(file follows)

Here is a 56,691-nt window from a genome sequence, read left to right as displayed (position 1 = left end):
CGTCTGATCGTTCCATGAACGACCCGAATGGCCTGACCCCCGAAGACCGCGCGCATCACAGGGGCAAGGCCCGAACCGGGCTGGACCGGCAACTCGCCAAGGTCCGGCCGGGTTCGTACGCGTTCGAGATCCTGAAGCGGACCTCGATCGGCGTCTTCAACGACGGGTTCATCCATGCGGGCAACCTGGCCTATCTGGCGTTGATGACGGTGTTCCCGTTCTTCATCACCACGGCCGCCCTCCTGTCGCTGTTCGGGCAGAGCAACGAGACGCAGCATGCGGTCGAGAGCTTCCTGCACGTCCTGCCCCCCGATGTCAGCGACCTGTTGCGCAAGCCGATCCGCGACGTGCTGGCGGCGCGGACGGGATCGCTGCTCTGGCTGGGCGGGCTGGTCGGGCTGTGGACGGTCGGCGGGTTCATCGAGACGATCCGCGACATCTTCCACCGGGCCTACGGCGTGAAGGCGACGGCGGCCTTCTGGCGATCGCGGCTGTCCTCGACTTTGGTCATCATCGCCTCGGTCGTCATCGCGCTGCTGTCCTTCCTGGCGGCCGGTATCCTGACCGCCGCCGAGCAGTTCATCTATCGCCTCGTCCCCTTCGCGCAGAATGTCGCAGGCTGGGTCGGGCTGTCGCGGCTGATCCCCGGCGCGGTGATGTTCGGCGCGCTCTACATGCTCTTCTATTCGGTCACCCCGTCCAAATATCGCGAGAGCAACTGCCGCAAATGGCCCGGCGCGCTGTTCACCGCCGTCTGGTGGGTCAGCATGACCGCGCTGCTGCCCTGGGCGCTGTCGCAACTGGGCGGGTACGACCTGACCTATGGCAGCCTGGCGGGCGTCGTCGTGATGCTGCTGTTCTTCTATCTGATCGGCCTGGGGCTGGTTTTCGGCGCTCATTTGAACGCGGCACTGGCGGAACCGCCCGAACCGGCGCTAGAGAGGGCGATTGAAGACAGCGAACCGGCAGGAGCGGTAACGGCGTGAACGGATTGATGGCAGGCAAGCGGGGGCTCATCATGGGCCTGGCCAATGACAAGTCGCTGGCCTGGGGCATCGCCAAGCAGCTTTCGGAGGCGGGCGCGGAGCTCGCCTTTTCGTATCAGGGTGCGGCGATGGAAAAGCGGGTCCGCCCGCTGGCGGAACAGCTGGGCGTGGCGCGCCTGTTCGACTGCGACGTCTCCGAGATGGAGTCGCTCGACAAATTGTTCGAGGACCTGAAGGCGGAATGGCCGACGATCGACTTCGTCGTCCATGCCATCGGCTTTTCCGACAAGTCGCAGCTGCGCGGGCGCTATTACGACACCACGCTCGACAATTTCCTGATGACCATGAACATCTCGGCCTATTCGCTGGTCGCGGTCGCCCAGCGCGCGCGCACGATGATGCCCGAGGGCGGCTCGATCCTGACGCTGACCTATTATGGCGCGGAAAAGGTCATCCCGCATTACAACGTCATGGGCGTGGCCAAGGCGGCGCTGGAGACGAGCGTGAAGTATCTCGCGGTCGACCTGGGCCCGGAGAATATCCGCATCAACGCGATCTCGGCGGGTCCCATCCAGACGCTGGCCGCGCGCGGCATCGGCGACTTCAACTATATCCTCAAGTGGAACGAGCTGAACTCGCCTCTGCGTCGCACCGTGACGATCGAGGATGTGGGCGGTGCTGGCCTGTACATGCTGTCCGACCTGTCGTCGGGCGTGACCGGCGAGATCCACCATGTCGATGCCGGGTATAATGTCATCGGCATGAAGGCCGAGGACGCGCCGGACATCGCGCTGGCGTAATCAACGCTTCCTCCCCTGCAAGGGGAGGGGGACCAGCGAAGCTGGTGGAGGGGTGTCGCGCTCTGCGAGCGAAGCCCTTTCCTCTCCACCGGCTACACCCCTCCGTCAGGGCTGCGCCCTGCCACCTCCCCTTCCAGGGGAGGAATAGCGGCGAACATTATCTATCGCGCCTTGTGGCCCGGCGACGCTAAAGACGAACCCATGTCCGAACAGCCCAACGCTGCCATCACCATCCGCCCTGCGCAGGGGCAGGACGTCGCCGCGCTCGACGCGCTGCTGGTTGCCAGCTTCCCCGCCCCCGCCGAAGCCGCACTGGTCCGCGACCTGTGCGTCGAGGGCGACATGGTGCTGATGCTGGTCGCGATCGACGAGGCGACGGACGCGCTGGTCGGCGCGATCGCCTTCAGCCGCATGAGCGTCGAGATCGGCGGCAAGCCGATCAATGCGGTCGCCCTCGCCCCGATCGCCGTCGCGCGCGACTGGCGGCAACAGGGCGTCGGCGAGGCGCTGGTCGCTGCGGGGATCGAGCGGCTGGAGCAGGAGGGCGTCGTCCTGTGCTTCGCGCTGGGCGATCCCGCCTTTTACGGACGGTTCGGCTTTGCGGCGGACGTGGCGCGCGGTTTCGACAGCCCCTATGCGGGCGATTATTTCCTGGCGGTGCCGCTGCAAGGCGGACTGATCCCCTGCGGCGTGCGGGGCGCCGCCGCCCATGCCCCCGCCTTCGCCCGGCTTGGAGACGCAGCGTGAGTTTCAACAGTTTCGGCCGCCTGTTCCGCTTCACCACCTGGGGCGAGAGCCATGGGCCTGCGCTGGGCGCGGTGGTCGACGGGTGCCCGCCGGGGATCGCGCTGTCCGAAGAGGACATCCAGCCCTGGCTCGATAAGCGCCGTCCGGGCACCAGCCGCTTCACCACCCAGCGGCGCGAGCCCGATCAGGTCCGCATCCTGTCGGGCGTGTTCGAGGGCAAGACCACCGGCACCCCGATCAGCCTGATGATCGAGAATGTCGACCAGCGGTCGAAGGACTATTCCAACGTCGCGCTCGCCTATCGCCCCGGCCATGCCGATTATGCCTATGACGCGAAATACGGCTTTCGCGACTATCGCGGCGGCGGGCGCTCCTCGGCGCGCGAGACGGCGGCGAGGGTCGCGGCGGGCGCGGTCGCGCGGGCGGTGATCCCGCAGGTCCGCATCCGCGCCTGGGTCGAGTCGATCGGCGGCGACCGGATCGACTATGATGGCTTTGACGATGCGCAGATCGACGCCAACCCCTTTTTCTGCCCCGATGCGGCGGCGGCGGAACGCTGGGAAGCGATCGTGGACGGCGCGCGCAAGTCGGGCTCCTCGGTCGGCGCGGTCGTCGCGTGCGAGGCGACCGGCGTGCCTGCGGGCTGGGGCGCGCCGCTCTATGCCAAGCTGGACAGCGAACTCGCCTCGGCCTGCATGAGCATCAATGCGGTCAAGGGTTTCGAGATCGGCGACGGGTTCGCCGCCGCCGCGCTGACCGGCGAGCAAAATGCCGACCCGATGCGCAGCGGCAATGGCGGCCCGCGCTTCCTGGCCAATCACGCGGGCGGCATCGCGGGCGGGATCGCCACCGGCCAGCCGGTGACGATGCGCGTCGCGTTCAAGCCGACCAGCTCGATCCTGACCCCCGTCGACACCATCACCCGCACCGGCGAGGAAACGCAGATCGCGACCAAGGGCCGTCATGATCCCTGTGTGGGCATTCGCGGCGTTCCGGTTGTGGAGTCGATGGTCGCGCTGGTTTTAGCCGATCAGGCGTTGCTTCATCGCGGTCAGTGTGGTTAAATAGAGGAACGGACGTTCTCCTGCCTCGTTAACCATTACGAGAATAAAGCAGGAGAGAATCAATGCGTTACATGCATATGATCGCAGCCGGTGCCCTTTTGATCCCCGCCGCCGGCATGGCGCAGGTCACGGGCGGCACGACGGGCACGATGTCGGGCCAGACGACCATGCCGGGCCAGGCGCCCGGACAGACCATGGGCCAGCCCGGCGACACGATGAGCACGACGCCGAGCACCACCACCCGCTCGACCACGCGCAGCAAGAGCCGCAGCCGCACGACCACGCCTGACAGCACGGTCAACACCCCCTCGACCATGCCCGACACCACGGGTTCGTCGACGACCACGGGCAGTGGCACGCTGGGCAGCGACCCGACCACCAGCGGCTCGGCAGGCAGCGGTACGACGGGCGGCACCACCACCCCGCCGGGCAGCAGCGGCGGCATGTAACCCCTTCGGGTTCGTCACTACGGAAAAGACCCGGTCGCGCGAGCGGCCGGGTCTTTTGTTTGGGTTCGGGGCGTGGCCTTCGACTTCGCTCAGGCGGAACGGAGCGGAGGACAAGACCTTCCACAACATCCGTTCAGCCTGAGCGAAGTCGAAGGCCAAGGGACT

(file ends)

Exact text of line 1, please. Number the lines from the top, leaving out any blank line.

Here is a 56,691-nt window from a genome sequence, read left to right as displayed (position 1 = left end):